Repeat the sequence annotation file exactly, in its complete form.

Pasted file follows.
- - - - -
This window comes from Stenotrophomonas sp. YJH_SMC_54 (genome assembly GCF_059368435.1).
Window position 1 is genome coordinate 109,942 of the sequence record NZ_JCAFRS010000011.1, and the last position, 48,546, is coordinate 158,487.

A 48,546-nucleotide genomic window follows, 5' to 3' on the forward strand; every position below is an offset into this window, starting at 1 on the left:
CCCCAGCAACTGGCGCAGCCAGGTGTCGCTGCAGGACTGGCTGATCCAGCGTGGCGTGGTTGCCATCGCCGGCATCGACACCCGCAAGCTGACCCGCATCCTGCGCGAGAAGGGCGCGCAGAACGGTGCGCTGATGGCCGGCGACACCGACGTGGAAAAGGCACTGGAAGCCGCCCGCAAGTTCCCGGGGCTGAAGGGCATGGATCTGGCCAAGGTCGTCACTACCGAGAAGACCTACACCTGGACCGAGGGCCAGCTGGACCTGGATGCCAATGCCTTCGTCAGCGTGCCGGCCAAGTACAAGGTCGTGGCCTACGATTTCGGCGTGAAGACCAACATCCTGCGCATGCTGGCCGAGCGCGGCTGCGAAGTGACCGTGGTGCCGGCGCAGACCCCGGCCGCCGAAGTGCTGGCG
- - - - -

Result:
This window comes from Stenotrophomonas sp. YJH_SMC_54 (genome assembly GCF_059368435.1).
Window position 1 is genome coordinate 109,942 of the sequence record NZ_JCAFRS010000011.1, and the last position, 48,546, is coordinate 158,487.

A 48,546-nucleotide genomic window follows, 5' to 3' on the forward strand; every position below is an offset into this window, starting at 1 on the left:
CCCCAGCAACTGGCGCAGCCAGGTGTCGCTGCAGGACTGGCTGATCCAGCGTGGCGTGGTTGCCATCGCCGGCATCGACACCCGCAAGCTGACCCGCATCCTGCGCGAGAAGGGCGCGCAGAACGGTGCGCTGATGGCCGGCGACACCGACGTGGAAAAGGCACTGGAAGCCGCCCGCAAGTTCCCGGGGCTGAAGGGCATGGATCTGGCCAAGGTCGTCACTACCGAGAAGACCTACACCTGGACCGAGGGCCAGCTGGACCTGGATGCCAATGCCTTCGTCAGCGTGCCGGCCAAGTACAAGGTCGTGGCCTACGATTTCGGCGTGAAGACCAACATCCTGCGCATGCTGGCCGAGCGCGGCTGCGAAGTGACCGTGGTGCCGGCGCAGACCCCGGCCGCCGAAGTGCTGGCG